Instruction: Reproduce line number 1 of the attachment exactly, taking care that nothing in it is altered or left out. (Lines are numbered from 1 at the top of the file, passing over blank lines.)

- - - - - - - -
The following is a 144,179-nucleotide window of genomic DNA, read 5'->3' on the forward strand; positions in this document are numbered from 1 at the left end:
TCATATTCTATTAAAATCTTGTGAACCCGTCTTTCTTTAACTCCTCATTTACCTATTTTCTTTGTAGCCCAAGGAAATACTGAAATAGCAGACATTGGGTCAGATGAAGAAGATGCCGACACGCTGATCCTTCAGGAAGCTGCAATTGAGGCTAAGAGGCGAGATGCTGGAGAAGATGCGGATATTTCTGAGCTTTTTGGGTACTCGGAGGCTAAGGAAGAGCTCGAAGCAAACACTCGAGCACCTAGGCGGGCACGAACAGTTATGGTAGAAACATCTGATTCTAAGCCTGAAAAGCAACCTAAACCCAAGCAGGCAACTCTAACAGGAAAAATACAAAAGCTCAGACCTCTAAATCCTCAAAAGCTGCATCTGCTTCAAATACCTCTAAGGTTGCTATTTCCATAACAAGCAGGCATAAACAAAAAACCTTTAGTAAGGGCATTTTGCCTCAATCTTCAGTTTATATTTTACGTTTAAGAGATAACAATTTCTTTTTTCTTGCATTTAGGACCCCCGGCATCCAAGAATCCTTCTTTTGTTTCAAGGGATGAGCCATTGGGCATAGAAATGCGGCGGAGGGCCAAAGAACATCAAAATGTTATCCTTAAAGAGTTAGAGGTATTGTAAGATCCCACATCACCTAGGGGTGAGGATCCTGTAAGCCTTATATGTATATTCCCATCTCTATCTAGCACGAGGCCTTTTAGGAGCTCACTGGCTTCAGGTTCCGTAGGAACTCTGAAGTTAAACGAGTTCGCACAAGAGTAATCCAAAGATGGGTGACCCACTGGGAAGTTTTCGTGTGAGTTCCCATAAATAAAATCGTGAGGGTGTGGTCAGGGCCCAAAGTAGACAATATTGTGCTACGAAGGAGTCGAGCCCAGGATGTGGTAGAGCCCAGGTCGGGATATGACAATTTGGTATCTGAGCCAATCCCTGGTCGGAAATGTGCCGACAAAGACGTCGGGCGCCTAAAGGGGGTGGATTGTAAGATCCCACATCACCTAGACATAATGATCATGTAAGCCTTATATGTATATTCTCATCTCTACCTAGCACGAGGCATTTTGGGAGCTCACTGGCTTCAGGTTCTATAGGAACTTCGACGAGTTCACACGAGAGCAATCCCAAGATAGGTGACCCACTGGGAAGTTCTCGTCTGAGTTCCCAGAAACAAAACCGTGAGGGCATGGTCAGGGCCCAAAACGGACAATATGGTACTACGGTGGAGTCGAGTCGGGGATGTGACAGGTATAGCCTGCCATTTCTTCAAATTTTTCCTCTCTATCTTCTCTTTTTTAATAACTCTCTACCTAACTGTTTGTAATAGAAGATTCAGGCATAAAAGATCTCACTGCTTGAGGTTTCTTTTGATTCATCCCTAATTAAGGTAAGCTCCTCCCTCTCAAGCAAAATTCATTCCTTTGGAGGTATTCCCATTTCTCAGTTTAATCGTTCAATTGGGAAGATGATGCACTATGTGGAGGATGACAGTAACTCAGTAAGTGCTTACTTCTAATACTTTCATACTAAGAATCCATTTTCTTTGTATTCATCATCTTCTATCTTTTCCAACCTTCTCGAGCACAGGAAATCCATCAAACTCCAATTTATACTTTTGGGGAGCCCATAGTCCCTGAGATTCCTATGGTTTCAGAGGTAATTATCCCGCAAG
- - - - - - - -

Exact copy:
The following is a 144,179-nucleotide window of genomic DNA, read 5'->3' on the forward strand; positions in this document are numbered from 1 at the left end: